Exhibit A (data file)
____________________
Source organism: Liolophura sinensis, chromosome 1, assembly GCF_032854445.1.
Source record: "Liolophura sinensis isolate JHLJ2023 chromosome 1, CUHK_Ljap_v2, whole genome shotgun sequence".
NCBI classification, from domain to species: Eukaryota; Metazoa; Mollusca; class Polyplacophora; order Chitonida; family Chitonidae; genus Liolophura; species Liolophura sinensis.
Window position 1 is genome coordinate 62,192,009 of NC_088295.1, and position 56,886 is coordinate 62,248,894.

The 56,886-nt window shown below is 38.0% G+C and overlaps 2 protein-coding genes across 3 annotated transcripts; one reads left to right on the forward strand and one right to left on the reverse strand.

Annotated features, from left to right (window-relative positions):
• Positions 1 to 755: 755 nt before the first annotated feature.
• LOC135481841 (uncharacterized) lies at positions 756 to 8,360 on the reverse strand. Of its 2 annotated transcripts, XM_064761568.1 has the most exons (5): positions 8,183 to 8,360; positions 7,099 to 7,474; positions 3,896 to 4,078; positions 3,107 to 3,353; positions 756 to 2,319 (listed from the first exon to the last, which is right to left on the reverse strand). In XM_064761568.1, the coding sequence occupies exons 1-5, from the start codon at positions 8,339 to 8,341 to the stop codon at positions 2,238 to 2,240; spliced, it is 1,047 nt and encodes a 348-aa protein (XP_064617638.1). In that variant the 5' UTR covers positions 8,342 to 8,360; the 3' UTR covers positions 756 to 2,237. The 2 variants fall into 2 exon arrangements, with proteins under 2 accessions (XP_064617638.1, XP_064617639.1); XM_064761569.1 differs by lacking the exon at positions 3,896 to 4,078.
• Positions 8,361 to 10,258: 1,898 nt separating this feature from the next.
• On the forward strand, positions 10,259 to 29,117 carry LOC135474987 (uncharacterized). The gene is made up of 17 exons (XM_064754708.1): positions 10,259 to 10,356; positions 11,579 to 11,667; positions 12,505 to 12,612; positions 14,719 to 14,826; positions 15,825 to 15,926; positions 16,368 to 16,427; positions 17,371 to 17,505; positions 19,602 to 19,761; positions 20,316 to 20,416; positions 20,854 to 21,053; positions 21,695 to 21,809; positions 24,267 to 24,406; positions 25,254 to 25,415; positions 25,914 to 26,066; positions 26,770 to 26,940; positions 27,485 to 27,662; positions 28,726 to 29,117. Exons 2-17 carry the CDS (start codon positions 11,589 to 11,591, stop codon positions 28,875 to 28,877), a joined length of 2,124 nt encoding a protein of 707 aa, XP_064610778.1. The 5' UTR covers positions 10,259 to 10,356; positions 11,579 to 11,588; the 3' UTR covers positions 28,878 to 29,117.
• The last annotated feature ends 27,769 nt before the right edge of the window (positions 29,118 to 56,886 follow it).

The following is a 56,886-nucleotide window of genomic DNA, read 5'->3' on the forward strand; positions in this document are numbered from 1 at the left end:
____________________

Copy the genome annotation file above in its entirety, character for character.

Source organism: Liolophura sinensis, chromosome 1, assembly GCF_032854445.1.
Source record: "Liolophura sinensis isolate JHLJ2023 chromosome 1, CUHK_Ljap_v2, whole genome shotgun sequence".
NCBI classification, from domain to species: Eukaryota; Metazoa; Mollusca; class Polyplacophora; order Chitonida; family Chitonidae; genus Liolophura; species Liolophura sinensis.
Window position 1 is genome coordinate 62,192,009 of NC_088295.1, and position 56,886 is coordinate 62,248,894.

The 56,886-nt window shown below is 38.0% G+C and overlaps 2 protein-coding genes across 3 annotated transcripts; one reads left to right on the forward strand and one right to left on the reverse strand.

Annotated features, from left to right (window-relative positions):
• Positions 1 to 755: 755 nt before the first annotated feature.
• LOC135481841 (uncharacterized) lies at positions 756 to 8,360 on the reverse strand. Of its 2 annotated transcripts, XM_064761568.1 has the most exons (5): positions 8,183 to 8,360; positions 7,099 to 7,474; positions 3,896 to 4,078; positions 3,107 to 3,353; positions 756 to 2,319 (listed from the first exon to the last, which is right to left on the reverse strand). In XM_064761568.1, the coding sequence occupies exons 1-5, from the start codon at positions 8,339 to 8,341 to the stop codon at positions 2,238 to 2,240; spliced, it is 1,047 nt and encodes a 348-aa protein (XP_064617638.1). In that variant the 5' UTR covers positions 8,342 to 8,360; the 3' UTR covers positions 756 to 2,237. The 2 variants fall into 2 exon arrangements, with proteins under 2 accessions (XP_064617638.1, XP_064617639.1); XM_064761569.1 differs by lacking the exon at positions 3,896 to 4,078.
• Positions 8,361 to 10,258: 1,898 nt separating this feature from the next.
• On the forward strand, positions 10,259 to 29,117 carry LOC135474987 (uncharacterized). The gene is made up of 17 exons (XM_064754708.1): positions 10,259 to 10,356; positions 11,579 to 11,667; positions 12,505 to 12,612; positions 14,719 to 14,826; positions 15,825 to 15,926; positions 16,368 to 16,427; positions 17,371 to 17,505; positions 19,602 to 19,761; positions 20,316 to 20,416; positions 20,854 to 21,053; positions 21,695 to 21,809; positions 24,267 to 24,406; positions 25,254 to 25,415; positions 25,914 to 26,066; positions 26,770 to 26,940; positions 27,485 to 27,662; positions 28,726 to 29,117. Exons 2-17 carry the CDS (start codon positions 11,589 to 11,591, stop codon positions 28,875 to 28,877), a joined length of 2,124 nt encoding a protein of 707 aa, XP_064610778.1. The 5' UTR covers positions 10,259 to 10,356; positions 11,579 to 11,588; the 3' UTR covers positions 28,878 to 29,117.
• The last annotated feature ends 27,769 nt before the right edge of the window (positions 29,118 to 56,886 follow it).

The following is a 56,886-nucleotide window of genomic DNA, read 5'->3' on the forward strand; positions in this document are numbered from 1 at the left end: